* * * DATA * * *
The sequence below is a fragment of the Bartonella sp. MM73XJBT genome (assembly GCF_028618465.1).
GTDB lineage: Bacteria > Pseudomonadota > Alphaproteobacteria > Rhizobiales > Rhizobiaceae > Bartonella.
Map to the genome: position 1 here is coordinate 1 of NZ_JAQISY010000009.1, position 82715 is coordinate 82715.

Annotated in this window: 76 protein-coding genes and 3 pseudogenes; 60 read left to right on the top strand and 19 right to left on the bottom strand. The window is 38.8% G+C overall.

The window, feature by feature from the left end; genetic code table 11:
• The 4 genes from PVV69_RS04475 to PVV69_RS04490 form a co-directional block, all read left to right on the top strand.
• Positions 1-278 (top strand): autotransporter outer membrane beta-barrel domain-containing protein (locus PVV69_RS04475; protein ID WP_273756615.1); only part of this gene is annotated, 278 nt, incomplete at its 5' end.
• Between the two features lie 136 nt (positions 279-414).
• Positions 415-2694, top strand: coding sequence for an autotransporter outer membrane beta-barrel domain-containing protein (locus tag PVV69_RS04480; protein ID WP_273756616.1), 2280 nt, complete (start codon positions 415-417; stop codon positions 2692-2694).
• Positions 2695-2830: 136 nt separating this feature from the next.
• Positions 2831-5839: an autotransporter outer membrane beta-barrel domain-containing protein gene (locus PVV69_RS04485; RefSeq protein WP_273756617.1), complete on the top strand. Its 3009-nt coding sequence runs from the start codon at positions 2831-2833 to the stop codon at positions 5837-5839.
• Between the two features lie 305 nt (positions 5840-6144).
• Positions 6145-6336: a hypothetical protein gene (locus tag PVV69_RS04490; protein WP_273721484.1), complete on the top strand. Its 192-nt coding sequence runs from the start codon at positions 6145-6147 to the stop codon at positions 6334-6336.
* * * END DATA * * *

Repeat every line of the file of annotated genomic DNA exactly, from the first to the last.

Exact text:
The sequence below is a fragment of the Bartonella sp. MM73XJBT genome (assembly GCF_028618465.1).
GTDB lineage: Bacteria > Pseudomonadota > Alphaproteobacteria > Rhizobiales > Rhizobiaceae > Bartonella.
Map to the genome: position 1 here is coordinate 1 of NZ_JAQISY010000009.1, position 82715 is coordinate 82715.

Annotated in this window: 76 protein-coding genes and 3 pseudogenes; 60 read left to right on the top strand and 19 right to left on the bottom strand. The window is 38.8% G+C overall.

The window, feature by feature from the left end; genetic code table 11:
• The 4 genes from PVV69_RS04475 to PVV69_RS04490 form a co-directional block, all read left to right on the top strand.
• Positions 1-278 (top strand): autotransporter outer membrane beta-barrel domain-containing protein (locus PVV69_RS04475; protein ID WP_273756615.1); only part of this gene is annotated, 278 nt, incomplete at its 5' end.
• Between the two features lie 136 nt (positions 279-414).
• Positions 415-2694, top strand: coding sequence for an autotransporter outer membrane beta-barrel domain-containing protein (locus tag PVV69_RS04480; protein ID WP_273756616.1), 2280 nt, complete (start codon positions 415-417; stop codon positions 2692-2694).
• Positions 2695-2830: 136 nt separating this feature from the next.
• Positions 2831-5839: an autotransporter outer membrane beta-barrel domain-containing protein gene (locus PVV69_RS04485; RefSeq protein WP_273756617.1), complete on the top strand. Its 3009-nt coding sequence runs from the start codon at positions 2831-2833 to the stop codon at positions 5837-5839.
• Between the two features lie 305 nt (positions 5840-6144).
• Positions 6145-6336: a hypothetical protein gene (locus tag PVV69_RS04490; protein WP_273721484.1), complete on the top strand. Its 192-nt coding sequence runs from the start codon at positions 6145-6147 to the stop codon at positions 6334-6336.